It is a difficult trap he has unwittingly set for his administration. And as the US economy stalls further, and the dollar weakens in a vain attempt by policy-makers under The Donald’s cosh to make America great again, the dollar’s slide will require rising interest rates for its purchasing power to be stabilised, forcing US Treasury prices into a bear market. The US Treasury’s finances will be plainly ensnared in a debt trap.

Other currencies, driven for decades by the same Keynesian logic, are to greater and lesser extents in the same boat. But every currency has two driving forces that determine their valuations. There is the collective assessment of the foreign exchanges, and changes in preferences between holding money and buying goods in the domestic economy. Sometimes, the foreigners might feel a fall is overdone, and buy a currency when its domestic purchasing power is still falling. At other times, the slide towards oblivion is deferred by the general public who cannot get their heads round what is happening to their government’s money. But despite these interacting forces, once the world’s reserve currency begins to decline, interest rates everywhere have to rise.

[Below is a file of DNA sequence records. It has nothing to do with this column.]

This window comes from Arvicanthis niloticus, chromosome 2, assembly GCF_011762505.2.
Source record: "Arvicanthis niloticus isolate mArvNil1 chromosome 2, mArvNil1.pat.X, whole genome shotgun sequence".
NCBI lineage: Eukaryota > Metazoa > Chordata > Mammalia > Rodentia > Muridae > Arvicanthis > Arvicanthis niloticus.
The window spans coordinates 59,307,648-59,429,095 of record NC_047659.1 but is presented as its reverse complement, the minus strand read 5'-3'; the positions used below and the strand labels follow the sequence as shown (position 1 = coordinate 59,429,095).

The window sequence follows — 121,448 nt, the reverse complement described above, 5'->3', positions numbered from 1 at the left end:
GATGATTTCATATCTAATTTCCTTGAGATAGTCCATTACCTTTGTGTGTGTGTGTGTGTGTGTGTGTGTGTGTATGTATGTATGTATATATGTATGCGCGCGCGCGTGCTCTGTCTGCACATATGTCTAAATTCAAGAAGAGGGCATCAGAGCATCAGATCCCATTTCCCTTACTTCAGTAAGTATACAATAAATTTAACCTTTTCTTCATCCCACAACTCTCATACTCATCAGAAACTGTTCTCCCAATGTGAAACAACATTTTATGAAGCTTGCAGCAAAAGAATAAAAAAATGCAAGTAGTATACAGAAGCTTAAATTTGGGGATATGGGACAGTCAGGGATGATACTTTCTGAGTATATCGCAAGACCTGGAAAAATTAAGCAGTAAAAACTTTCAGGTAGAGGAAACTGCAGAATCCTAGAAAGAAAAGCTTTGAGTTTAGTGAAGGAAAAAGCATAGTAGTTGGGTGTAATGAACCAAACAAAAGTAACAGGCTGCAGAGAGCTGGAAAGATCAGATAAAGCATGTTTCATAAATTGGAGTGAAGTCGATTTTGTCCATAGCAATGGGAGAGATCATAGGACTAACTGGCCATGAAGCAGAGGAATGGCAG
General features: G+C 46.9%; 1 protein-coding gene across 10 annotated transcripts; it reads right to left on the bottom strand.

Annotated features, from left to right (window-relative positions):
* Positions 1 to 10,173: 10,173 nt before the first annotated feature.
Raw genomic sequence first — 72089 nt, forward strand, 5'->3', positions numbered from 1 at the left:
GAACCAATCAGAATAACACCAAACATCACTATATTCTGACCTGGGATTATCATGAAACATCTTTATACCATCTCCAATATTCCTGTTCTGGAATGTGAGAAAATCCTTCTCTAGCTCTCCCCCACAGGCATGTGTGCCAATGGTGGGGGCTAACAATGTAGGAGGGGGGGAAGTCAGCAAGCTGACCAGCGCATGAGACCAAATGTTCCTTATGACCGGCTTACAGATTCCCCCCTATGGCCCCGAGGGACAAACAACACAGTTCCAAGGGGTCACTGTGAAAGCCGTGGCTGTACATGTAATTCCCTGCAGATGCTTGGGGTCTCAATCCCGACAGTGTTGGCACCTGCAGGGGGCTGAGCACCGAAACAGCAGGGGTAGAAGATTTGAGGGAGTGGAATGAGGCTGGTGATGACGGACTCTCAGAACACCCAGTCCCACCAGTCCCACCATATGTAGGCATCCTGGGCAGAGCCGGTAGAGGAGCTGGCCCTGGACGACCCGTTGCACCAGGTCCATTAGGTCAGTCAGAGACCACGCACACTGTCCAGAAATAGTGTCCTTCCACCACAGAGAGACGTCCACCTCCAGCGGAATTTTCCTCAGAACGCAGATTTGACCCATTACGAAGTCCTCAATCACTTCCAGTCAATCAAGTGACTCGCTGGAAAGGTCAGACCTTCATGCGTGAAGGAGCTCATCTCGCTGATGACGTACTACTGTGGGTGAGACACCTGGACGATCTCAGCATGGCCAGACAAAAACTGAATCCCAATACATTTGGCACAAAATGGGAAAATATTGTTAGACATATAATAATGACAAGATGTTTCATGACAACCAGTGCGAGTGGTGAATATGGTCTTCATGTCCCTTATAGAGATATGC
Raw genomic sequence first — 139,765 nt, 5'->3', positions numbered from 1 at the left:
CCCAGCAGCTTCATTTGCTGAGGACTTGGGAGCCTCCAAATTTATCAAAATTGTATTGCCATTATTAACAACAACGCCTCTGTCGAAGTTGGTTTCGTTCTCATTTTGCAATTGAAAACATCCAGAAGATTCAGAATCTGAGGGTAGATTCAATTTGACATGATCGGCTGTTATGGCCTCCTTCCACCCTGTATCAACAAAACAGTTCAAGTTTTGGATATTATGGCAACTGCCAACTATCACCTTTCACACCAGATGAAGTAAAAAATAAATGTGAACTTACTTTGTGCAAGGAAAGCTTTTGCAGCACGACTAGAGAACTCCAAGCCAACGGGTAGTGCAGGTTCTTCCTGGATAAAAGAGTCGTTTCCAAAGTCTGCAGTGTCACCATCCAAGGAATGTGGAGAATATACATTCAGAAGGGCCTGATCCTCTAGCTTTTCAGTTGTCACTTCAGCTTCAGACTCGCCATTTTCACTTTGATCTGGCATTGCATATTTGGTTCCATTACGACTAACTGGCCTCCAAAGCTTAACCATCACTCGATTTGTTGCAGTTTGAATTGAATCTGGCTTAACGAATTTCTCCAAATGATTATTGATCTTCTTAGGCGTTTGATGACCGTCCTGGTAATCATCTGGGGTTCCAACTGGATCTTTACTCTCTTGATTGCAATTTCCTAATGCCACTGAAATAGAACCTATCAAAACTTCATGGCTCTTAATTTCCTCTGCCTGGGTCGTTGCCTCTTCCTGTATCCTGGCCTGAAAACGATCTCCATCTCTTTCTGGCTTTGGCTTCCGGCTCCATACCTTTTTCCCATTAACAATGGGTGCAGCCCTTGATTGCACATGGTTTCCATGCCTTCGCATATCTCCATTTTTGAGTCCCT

If this increasingly likely event happens, the effect on forward-looking markets is certain to be brutal. Today’s stall becomes a free-fall tomorrow. That is why it is likely that by the end of this year it will be increasingly apparent that national economies, emasculated by continual wealth-transfer through monetary debasement and over-burdened by non-productive debt, will begin to rhyme with the crash of 1929-32 and the subsequent depression. The most notable difference is that with today’s currencies being unbacked fiat instead of tied to gold, prices will rise instead of falling as they did in the 1930s.